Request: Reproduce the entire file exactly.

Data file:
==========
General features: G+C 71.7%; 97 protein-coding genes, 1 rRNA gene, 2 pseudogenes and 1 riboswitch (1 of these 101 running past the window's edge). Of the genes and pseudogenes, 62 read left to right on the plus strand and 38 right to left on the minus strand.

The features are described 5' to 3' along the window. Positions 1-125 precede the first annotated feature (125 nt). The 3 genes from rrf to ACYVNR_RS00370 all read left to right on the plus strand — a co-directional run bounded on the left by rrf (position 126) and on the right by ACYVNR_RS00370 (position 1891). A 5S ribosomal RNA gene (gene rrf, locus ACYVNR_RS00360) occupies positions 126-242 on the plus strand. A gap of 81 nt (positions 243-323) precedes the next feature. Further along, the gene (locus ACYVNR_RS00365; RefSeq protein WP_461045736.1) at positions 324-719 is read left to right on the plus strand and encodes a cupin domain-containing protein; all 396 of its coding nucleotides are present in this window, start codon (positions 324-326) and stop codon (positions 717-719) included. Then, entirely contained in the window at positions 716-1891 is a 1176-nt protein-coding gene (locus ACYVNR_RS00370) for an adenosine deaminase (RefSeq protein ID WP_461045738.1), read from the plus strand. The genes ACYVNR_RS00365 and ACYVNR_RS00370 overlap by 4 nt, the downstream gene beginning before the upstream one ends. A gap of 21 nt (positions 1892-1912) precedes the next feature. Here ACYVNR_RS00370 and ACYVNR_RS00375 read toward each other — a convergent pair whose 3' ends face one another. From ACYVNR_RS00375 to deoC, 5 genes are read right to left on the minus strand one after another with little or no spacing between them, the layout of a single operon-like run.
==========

General features: G+C 71.7%; 97 protein-coding genes, 1 rRNA gene, 2 pseudogenes and 1 riboswitch (1 of these 101 running past the window's edge). Of the genes and pseudogenes, 62 read left to right on the plus strand and 38 right to left on the minus strand.

The features are described 5' to 3' along the window. Positions 1-125 precede the first annotated feature (125 nt). The 3 genes from rrf to ACYVNR_RS00370 all read left to right on the plus strand — a co-directional run bounded on the left by rrf (position 126) and on the right by ACYVNR_RS00370 (position 1891). A 5S ribosomal RNA gene (gene rrf, locus ACYVNR_RS00360) occupies positions 126-242 on the plus strand. A gap of 81 nt (positions 243-323) precedes the next feature. Further along, the gene (locus ACYVNR_RS00365; RefSeq protein WP_461045736.1) at positions 324-719 is read left to right on the plus strand and encodes a cupin domain-containing protein; all 396 of its coding nucleotides are present in this window, start codon (positions 324-326) and stop codon (positions 717-719) included. Then, entirely contained in the window at positions 716-1891 is a 1176-nt protein-coding gene (locus ACYVNR_RS00370) for an adenosine deaminase (RefSeq protein ID WP_461045738.1), read from the plus strand. The genes ACYVNR_RS00365 and ACYVNR_RS00370 overlap by 4 nt, the downstream gene beginning before the upstream one ends. A gap of 21 nt (positions 1892-1912) precedes the next feature. Here ACYVNR_RS00370 and ACYVNR_RS00375 read toward each other — a convergent pair whose 3' ends face one another. From ACYVNR_RS00375 to deoC, 5 genes are read right to left on the minus strand one after another with little or no spacing between them, the layout of a single operon-like run.